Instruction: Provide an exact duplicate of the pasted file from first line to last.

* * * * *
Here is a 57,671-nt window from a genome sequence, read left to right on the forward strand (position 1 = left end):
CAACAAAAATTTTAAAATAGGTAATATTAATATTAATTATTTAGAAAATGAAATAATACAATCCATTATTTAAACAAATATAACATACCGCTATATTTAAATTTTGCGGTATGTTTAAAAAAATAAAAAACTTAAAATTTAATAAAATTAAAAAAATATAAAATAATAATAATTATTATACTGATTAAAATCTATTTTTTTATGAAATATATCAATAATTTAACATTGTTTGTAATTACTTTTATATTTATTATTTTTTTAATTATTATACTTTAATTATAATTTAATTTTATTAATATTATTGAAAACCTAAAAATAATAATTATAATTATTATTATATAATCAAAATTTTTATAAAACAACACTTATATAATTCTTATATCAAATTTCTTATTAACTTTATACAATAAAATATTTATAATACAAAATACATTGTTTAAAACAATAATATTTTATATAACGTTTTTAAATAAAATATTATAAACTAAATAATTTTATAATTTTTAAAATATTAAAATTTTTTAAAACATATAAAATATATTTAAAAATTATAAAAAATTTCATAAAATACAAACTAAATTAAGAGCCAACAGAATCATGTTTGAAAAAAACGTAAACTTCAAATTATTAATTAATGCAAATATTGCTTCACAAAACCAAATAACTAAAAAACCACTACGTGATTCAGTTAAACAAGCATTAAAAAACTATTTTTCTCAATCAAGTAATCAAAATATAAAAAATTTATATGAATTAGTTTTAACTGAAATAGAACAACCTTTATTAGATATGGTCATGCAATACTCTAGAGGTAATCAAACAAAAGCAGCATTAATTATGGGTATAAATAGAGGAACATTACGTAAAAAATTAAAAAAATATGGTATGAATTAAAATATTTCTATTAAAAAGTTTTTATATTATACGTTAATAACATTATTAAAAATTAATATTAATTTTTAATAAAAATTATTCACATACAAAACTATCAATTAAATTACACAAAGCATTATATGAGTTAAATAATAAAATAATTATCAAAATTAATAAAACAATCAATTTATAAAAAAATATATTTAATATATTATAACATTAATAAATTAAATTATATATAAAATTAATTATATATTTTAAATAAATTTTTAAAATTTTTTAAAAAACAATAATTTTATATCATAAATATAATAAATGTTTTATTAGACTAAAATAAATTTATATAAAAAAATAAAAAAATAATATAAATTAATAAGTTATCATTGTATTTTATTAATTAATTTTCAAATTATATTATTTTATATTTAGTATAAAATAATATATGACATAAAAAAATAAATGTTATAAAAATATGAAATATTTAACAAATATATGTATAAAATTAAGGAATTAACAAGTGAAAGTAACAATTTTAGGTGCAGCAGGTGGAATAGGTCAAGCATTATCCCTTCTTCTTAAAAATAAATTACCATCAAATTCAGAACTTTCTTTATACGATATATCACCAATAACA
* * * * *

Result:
Here is a 57,671-nt window from a genome sequence, read left to right on the forward strand (position 1 = left end):
CAACAAAAATTTTAAAATAGGTAATATTAATATTAATTATTTAGAAAATGAAATAATACAATCCATTATTTAAACAAATATAACATACCGCTATATTTAAATTTTGCGGTATGTTTAAAAAAATAAAAAACTTAAAATTTAATAAAATTAAAAAAATATAAAATAATAATAATTATTATACTGATTAAAATCTATTTTTTTATGAAATATATCAATAATTTAACATTGTTTGTAATTACTTTTATATTTATTATTTTTTTAATTATTATACTTTAATTATAATTTAATTTTATTAATATTATTGAAAACCTAAAAATAATAATTATAATTATTATTATATAATCAAAATTTTTATAAAACAACACTTATATAATTCTTATATCAAATTTCTTATTAACTTTATACAATAAAATATTTATAATACAAAATACATTGTTTAAAACAATAATATTTTATATAACGTTTTTAAATAAAATATTATAAACTAAATAATTTTATAATTTTTAAAATATTAAAATTTTTTAAAACATATAAAATATATTTAAAAATTATAAAAAATTTCATAAAATACAAACTAAATTAAGAGCCAACAGAATCATGTTTGAAAAAAACGTAAACTTCAAATTATTAATTAATGCAAATATTGCTTCACAAAACCAAATAACTAAAAAACCACTACGTGATTCAGTTAAACAAGCATTAAAAAACTATTTTTCTCAATCAAGTAATCAAAATATAAAAAATTTATATGAATTAGTTTTAACTGAAATAGAACAACCTTTATTAGATATGGTCATGCAATACTCTAGAGGTAATCAAACAAAAGCAGCATTAATTATGGGTATAAATAGAGGAACATTACGTAAAAAATTAAAAAAATATGGTATGAATTAAAATATTTCTATTAAAAAGTTTTTATATTATACGTTAATAACATTATTAAAAATTAATATTAATTTTTAATAAAAATTATTCACATACAAAACTATCAATTAAATTACACAAAGCATTATATGAGTTAAATAATAAAATAATTATCAAAATTAATAAAACAATCAATTTATAAAAAAATATATTTAATATATTATAACATTAATAAATTAAATTATATATAAAATTAATTATATATTTTAAATAAATTTTTAAAATTTTTTAAAAAACAATAATTTTATATCATAAATATAATAAATGTTTTATTAGACTAAAATAAATTTATATAAAAAAATAAAAAAATAATATAAATTAATAAGTTATCATTGTATTTTATTAATTAATTTTCAAATTATATTATTTTATATTTAGTATAAAATAATATATGACATAAAAAAATAAATGTTATAAAAATATGAAATATTTAACAAATATATGTATAAAATTAAGGAATTAACAAGTGAAAGTAACAATTTTAGGTGCAGCAGGTGGAATAGGTCAAGCATTATCCCTTCTTCTTAAAAATAAATTACCATCAAATTCAGAACTTTCTTTATACGATATATCACCAATAACA